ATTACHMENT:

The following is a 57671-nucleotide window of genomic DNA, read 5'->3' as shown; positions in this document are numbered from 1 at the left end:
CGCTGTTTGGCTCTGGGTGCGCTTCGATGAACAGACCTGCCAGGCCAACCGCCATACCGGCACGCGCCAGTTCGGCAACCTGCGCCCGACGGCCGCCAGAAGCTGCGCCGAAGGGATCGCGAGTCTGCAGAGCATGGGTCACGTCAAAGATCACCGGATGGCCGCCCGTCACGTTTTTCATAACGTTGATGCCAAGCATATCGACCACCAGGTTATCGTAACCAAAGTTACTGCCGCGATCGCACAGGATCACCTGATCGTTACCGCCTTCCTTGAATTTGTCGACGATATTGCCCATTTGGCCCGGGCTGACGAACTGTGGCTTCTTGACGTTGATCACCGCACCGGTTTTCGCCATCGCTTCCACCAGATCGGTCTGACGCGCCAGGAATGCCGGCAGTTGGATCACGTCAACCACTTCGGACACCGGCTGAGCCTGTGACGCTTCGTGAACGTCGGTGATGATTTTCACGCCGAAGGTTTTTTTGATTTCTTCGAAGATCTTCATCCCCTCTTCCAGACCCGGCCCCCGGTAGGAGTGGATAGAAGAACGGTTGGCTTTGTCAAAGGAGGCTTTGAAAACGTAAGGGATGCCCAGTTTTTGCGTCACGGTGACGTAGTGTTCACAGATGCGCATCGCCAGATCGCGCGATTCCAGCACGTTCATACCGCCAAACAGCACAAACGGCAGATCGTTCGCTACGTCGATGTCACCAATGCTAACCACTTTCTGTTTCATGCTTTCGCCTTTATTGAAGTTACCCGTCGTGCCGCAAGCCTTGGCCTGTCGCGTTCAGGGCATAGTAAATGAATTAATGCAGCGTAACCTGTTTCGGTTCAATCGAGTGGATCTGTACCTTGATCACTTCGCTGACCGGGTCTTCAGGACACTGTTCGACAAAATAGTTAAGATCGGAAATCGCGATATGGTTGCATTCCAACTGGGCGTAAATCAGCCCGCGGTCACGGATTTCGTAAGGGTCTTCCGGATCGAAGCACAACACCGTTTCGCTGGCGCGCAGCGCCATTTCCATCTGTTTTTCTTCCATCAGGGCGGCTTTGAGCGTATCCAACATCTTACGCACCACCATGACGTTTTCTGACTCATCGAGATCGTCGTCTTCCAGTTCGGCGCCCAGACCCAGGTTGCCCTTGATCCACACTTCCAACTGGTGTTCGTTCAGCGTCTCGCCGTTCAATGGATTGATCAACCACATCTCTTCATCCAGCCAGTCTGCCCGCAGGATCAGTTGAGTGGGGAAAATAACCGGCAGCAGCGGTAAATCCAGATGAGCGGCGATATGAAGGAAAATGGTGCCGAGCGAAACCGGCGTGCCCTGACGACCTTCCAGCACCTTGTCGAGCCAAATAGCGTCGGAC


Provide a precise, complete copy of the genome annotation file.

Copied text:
The following is a 57671-nucleotide window of genomic DNA, read 5'->3' as shown; positions in this document are numbered from 1 at the left end:
CGCTGTTTGGCTCTGGGTGCGCTTCGATGAACAGACCTGCCAGGCCAACCGCCATACCGGCACGCGCCAGTTCGGCAACCTGCGCCCGACGGCCGCCAGAAGCTGCGCCGAAGGGATCGCGAGTCTGCAGAGCATGGGTCACGTCAAAGATCACCGGATGGCCGCCCGTCACGTTTTTCATAACGTTGATGCCAAGCATATCGACCACCAGGTTATCGTAACCAAAGTTACTGCCGCGATCGCACAGGATCACCTGATCGTTACCGCCTTCCTTGAATTTGTCGACGATATTGCCCATTTGGCCCGGGCTGACGAACTGTGGCTTCTTGACGTTGATCACCGCACCGGTTTTCGCCATCGCTTCCACCAGATCGGTCTGACGCGCCAGGAATGCCGGCAGTTGGATCACGTCAACCACTTCGGACACCGGCTGAGCCTGTGACGCTTCGTGAACGTCGGTGATGATTTTCACGCCGAAGGTTTTTTTGATTTCTTCGAAGATCTTCATCCCCTCTTCCAGACCCGGCCCCCGGTAGGAGTGGATAGAAGAACGGTTGGCTTTGTCAAAGGAGGCTTTGAAAACGTAAGGGATGCCCAGTTTTTGCGTCACGGTGACGTAGTGTTCACAGATGCGCATCGCCAGATCGCGCGATTCCAGCACGTTCATACCGCCAAACAGCACAAACGGCAGATCGTTCGCTACGTCGATGTCACCAATGCTAACCACTTTCTGTTTCATGCTTTCGCCTTTATTGAAGTTACCCGTCGTGCCGCAAGCCTTGGCCTGTCGCGTTCAGGGCATAGTAAATGAATTAATGCAGCGTAACCTGTTTCGGTTCAATCGAGTGGATCTGTACCTTGATCACTTCGCTGACCGGGTCTTCAGGACACTGTTCGACAAAATAGTTAAGATCGGAAATCGCGATATGGTTGCATTCCAACTGGGCGTAAATCAGCCCGCGGTCACGGATTTCGTAAGGGTCTTCCGGATCGAAGCACAACACCGTTTCGCTGGCGCGCAGCGCCATTTCCATCTGTTTTTCTTCCATCAGGGCGGCTTTGAGCGTATCCAACATCTTACGCACCACCATGACGTTTTCTGACTCATCGAGATCGTCGTCTTCCAGTTCGGCGCCCAGACCCAGGTTGCCCTTGATCCACACTTCCAACTGGTGTTCGTTCAGCGTCTCGCCGTTCAATGGATTGATCAACCACATCTCTTCATCCAGCCAGTCTGCCCGCAGGATCAGTTGAGTGGGGAAAATAACCGGCAGCAGCGGTAAATCCAGATGAGCGGCGATATGAAGGAAAATGGTGCCGAGCGAAACCGGCGTGCCCTGACGACCTTCCAGCACCTTGTCGAGCCAAATAGCGTCGGAC